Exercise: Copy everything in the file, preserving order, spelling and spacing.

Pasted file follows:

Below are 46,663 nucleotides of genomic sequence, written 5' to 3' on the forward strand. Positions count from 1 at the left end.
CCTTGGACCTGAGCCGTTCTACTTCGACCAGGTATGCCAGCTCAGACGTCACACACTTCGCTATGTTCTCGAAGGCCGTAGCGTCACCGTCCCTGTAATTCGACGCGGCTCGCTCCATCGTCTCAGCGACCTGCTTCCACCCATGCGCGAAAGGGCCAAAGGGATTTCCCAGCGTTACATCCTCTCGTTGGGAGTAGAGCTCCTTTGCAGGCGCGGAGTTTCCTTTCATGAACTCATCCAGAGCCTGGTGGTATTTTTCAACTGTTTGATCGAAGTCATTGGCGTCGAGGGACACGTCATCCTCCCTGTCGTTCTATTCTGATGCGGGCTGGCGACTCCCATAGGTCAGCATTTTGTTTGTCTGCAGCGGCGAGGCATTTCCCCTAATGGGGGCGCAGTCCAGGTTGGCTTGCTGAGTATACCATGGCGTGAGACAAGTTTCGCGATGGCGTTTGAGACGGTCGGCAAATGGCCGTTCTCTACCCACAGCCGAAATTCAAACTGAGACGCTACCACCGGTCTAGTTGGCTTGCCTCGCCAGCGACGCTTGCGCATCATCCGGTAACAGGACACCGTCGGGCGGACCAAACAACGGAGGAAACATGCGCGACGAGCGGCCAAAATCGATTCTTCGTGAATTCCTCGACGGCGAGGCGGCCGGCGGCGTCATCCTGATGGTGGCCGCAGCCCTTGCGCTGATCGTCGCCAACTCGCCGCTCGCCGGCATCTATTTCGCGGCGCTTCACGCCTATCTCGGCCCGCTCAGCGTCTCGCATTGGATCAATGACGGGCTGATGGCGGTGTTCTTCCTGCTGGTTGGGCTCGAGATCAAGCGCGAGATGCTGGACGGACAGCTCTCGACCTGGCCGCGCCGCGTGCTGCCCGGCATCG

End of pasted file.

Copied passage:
Below are 46,663 nucleotides of genomic sequence, written 5' to 3' on the forward strand. Positions count from 1 at the left end.
CCTTGGACCTGAGCCGTTCTACTTCGACCAGGTATGCCAGCTCAGACGTCACACACTTCGCTATGTTCTCGAAGGCCGTAGCGTCACCGTCCCTGTAATTCGACGCGGCTCGCTCCATCGTCTCAGCGACCTGCTTCCACCCATGCGCGAAAGGGCCAAAGGGATTTCCCAGCGTTACATCCTCTCGTTGGGAGTAGAGCTCCTTTGCAGGCGCGGAGTTTCCTTTCATGAACTCATCCAGAGCCTGGTGGTATTTTTCAACTGTTTGATCGAAGTCATTGGCGTCGAGGGACACGTCATCCTCCCTGTCGTTCTATTCTGATGCGGGCTGGCGACTCCCATAGGTCAGCATTTTGTTTGTCTGCAGCGGCGAGGCATTTCCCCTAATGGGGGCGCAGTCCAGGTTGGCTTGCTGAGTATACCATGGCGTGAGACAAGTTTCGCGATGGCGTTTGAGACGGTCGGCAAATGGCCGTTCTCTACCCACAGCCGAAATTCAAACTGAGACGCTACCACCGGTCTAGTTGGCTTGCCTCGCCAGCGACGCTTGCGCATCATCCGGTAACAGGACACCGTCGGGCGGACCAAACAACGGAGGAAACATGCGCGACGAGCGGCCAAAATCGATTCTTCGTGAATTCCTCGACGGCGAGGCGGCCGGCGGCGTCATCCTGATGGTGGCCGCAGCCCTTGCGCTGATCGTCGCCAACTCGCCGCTCGCCGGCATCTATTTCGCGGCGCTTCACGCCTATCTCGGCCCGCTCAGCGTCTCGCATTGGATCAATGACGGGCTGATGGCGGTGTTCTTCCTGCTGGTTGGGCTCGAGATCAAGCGCGAGATGCTGGACGGACAGCTCTCGACCTGGCCGCGCCGCGTGCTGCCCGGCATCG